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Writing: marathons vs. sprints

Writing a novel is a marathon. It takes months, if not years. You have to be in it for the long haul.

You have to train for a marathon. If you want to run a marathon you have to gradually build up to it with shorter runs at first. Gradually, inexorably, you find the skill and endurance to persevere. To keep going.

You have to train for a novel. You have to write, and write, and edit, and rewrite. The long form of storytelling will ruin and exhaust a novice. You’ve got to build up to it.

Too many marathons will ruin you. Your body will fall apart. Joints and bones will give up after repetitive pounding against concrete. You can’t run a marathon all the time. But you don’t have to stop running.

You can sprint.

There is freedom in the sprint – the freedom of laying it all on the line in short bursts. No time for boredom. No time to think of giving up. Just go.

Novelists need to sprint sometimes too. Write a short story. Write a screenplay (which, in comparison to a novel, is a pretty short endeavor). Give yourself time to recover and do something that is joyously brief.

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Make your characters interesting; you’ll be with them for a while

Writing a novel is sometimes tedious, so it helps to have your characters become the most interesting people you know.

I’m going through the next-to-last editing phase of my book and it’s tough. It’s hard to find the focus to write after dealing with all the varied difficulties of life like work, friends, bills, and laundry (yes laundry, it’s easy to forget about it).

Then there’s the writer’s worse enemy: doubt. Doubt that all this effort is even worth anything. It’s easy to start questioning what you’re doing when you sit down and start thinking you’ve got more pressing matters to tend to. That doubt can kill all your creativity.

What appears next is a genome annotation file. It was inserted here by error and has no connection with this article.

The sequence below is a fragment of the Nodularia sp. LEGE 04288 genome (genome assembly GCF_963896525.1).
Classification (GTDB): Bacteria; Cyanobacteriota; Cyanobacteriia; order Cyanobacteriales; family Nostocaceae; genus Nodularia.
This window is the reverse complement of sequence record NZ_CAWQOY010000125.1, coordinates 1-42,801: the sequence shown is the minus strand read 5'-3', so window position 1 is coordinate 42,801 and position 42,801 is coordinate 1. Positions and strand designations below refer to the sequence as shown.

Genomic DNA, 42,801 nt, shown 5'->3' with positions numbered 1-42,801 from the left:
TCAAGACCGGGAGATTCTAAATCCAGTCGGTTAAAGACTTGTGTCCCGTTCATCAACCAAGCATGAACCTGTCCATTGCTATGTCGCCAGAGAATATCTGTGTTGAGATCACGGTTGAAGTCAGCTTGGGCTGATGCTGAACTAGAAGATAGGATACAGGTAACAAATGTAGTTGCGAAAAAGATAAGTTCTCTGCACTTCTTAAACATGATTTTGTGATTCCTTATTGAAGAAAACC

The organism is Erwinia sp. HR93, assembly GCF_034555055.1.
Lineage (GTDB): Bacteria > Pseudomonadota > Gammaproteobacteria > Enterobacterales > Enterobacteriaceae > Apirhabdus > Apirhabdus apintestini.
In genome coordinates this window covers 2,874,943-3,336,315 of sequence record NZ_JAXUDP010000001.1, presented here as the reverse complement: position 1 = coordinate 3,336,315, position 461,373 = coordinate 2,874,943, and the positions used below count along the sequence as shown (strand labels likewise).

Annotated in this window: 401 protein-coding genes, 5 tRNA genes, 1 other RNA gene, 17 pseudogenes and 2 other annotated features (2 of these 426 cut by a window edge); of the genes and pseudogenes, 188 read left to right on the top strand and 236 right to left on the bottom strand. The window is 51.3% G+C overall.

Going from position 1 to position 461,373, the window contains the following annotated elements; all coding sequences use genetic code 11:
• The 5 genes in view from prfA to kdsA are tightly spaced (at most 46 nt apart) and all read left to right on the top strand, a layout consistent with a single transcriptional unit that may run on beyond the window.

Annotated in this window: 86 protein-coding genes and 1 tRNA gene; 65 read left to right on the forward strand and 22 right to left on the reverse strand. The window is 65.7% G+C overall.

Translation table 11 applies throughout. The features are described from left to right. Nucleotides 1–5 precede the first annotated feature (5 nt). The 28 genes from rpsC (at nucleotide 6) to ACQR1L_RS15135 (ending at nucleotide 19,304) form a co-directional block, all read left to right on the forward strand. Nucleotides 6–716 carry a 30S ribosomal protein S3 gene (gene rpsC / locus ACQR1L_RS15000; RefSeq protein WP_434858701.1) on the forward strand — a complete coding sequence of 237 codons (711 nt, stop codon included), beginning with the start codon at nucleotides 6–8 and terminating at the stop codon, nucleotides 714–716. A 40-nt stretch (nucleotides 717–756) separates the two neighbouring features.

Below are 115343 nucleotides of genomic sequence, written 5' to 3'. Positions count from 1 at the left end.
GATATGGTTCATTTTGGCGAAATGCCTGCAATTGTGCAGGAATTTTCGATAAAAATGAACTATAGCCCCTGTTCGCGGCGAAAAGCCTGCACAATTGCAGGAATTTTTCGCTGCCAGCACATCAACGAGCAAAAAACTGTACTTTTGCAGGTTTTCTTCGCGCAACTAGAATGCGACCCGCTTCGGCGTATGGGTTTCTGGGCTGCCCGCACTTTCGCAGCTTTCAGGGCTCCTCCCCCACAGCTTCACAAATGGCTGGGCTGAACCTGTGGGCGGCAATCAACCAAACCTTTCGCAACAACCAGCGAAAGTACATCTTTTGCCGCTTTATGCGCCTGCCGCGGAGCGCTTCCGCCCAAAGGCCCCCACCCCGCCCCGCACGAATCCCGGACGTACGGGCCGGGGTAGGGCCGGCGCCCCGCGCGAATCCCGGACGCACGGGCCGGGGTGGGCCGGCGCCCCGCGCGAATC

BUT, none of that matters if the world you are creating is a place you want to spend time in, and that place is filled with the most interesting people you can imagine. In those trying and tedious times spent at the desk, those characters become the best kinds of friends, and guides to fantastical adventures.

Entrepreneurs: Keep Asking

For the last few years I’ve done a lot of consultation work with more startups than I even care to keep track of. More recently, I’ve been working in business development and product management roles and helping company founders and CEOs move their business to the next level via technology and good strategy. As you probably know, most startups fail. Companies go under for many reasons, but one thing I’ve seen consistently in those that do fail is this: they stop questioning what they’re doing.

Now, the traditional American business advice you’ll hear from many says, “Have a go get ’em attitude! Never look back! Pick a path and don’t stray from it! Confidence is the number one thing!” That’s all bullshit. If you want to succeed, especially in the fast-moving tech business, you have to constantly question what you’re doing and where you fit in your market. You have to ask the right questions, so you can find the right answers that will lead your company forward. If you’re not questioning what you’re doing, you’re not thinking about what you’re doing.

Years ago, I read a Forbes article targeted to company leaders called, The 10 Questions You Should Never Stop Asking. One of the key questions the author points out is:

Why does anyone need what we’re selling? All too often we fall into the trap that people want something because we like it. This is the road to perdition.

Far too often, company leaders fall into that trap and fail to create true value in what they’re offering. You have to be your toughest critic, and ask the tough, objective questions that expose weakness and lead to real solutions.